Students can struggle with writing history papers for multiple reasons!

Considering the difficulties that students face when writing history papers, we should discuss what students should include in their papers. Similar to most academic writing, the students should focus heavily on creating a strong thesis statement. This thesis statement should be specific and focused on a narrowed topic. The thesis should also critically analyze the text and form an argument about the significance of the text. Once the student has formed their thesis statement, they can form their entire paper around this thesis. Each of their body paragraphs should be used to support and defend the thesis statement. The body paragraphs should begin with a strong topic sentence that explains how the paragraph will support the thesis and the information within the paragraph should provide evidence to perform what the topic sentence claims.

Once the student has created their thesis statement and body paragraphs supporting this thesis, they can focus on their introduction and conclusions. They should use their introduction to frame the entire paper by bringing the readers into a period or event. As such, their introduction should not contain broad statements, such as “Since the beginning of the time.” Rather, their introduction should focus on the content that will be included in the paper, frame the material for the reader, and easily transition into the argument stated in the thesis. When creating the conclusion, the student should restate their thesis statement and describe the supporting points stated in their body paragraphs. Instead of simply stating the supporting points, the student should explain how each of these points supported the main augment in the thesis statement. The conclusion should end with a discussion of the significance and implications of the argument in the thesis statement. The student should avoid adding new evidence or information in their conclusion.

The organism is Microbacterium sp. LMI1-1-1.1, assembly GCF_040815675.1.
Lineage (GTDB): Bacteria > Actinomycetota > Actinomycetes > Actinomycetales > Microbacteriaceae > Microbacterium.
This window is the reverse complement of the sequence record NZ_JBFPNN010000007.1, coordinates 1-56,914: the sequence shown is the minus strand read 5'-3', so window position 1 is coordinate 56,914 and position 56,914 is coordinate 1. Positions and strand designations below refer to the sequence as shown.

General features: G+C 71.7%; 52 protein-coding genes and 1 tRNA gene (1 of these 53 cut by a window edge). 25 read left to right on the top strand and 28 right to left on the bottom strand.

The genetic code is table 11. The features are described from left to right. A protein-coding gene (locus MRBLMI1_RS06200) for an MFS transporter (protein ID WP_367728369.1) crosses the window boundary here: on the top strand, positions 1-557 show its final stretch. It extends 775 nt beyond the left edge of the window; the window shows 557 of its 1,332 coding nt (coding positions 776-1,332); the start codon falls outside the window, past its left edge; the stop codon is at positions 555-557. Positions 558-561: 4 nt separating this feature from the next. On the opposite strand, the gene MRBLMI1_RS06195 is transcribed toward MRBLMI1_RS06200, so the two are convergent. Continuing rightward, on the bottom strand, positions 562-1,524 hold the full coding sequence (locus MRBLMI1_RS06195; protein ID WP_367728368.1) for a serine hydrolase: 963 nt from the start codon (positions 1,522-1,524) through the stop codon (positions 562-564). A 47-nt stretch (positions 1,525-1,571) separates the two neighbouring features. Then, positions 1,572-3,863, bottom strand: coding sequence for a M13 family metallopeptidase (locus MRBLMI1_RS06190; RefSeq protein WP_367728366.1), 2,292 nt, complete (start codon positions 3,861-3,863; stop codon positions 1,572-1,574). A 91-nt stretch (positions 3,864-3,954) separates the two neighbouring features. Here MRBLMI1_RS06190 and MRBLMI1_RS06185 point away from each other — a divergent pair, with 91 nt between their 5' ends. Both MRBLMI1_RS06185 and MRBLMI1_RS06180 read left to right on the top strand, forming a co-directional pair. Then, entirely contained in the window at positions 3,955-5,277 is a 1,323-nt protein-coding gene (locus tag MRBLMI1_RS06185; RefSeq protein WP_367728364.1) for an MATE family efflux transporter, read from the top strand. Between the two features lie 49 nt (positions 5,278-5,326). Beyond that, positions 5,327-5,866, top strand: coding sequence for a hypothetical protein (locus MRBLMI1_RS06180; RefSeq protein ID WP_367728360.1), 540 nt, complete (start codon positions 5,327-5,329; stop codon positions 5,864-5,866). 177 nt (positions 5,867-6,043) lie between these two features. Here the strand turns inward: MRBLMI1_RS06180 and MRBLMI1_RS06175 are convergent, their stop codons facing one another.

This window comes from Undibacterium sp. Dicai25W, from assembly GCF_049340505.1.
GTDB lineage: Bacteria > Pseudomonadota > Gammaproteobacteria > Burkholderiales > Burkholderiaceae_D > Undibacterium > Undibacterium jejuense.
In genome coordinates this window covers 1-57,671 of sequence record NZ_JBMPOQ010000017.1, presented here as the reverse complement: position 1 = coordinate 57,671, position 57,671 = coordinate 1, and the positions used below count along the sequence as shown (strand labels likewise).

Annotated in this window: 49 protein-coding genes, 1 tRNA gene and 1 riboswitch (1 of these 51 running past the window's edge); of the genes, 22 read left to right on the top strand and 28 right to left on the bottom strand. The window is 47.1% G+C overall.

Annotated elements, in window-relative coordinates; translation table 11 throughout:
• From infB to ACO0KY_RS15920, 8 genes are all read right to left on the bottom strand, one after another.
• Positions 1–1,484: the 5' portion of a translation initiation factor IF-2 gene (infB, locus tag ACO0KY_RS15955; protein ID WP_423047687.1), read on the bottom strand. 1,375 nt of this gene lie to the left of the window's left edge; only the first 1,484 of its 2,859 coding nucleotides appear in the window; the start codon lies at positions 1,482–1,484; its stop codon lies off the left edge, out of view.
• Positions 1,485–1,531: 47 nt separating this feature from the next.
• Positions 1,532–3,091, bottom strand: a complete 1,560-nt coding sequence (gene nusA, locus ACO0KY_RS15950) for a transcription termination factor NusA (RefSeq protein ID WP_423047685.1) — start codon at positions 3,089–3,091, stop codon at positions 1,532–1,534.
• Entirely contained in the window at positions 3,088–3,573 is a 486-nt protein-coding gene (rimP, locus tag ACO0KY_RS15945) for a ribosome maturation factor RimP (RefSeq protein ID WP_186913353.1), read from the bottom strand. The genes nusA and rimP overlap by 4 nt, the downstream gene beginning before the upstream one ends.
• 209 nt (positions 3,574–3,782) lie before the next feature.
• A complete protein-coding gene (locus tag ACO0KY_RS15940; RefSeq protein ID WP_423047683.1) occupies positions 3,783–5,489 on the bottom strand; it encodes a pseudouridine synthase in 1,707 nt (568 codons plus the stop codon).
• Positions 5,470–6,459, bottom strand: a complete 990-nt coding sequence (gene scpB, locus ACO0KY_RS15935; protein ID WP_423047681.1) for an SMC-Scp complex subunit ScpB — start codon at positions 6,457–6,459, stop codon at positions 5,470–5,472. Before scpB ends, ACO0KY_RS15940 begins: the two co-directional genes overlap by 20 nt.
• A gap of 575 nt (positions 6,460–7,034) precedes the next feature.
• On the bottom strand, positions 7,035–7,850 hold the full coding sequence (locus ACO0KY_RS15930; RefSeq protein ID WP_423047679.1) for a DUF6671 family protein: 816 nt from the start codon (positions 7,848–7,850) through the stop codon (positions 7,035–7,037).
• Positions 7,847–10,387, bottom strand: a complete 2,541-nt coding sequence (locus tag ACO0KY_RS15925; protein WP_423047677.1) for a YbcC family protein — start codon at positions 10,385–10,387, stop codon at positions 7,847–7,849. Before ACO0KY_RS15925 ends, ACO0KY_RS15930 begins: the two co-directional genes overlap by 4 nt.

Students can write their introduction and conclusion after creating their body paragraphs!

When you are working on your next history paper, we highly encourage you to visit the Writing Center. All of our Writing Center tutors have experience writing papers for history courses and some of our tutors are history majors! During a tutoring session, we will help you strengthen your thesis statement, ensure your body paragraphs defend the thesis statement well, improve your introduction and conclusion, and focus on other important aspects of history papers. You can also request that we focus on a specific part of your paper or writing skills. We hope you will schedule an appointment soon!

Schedule an appointment today!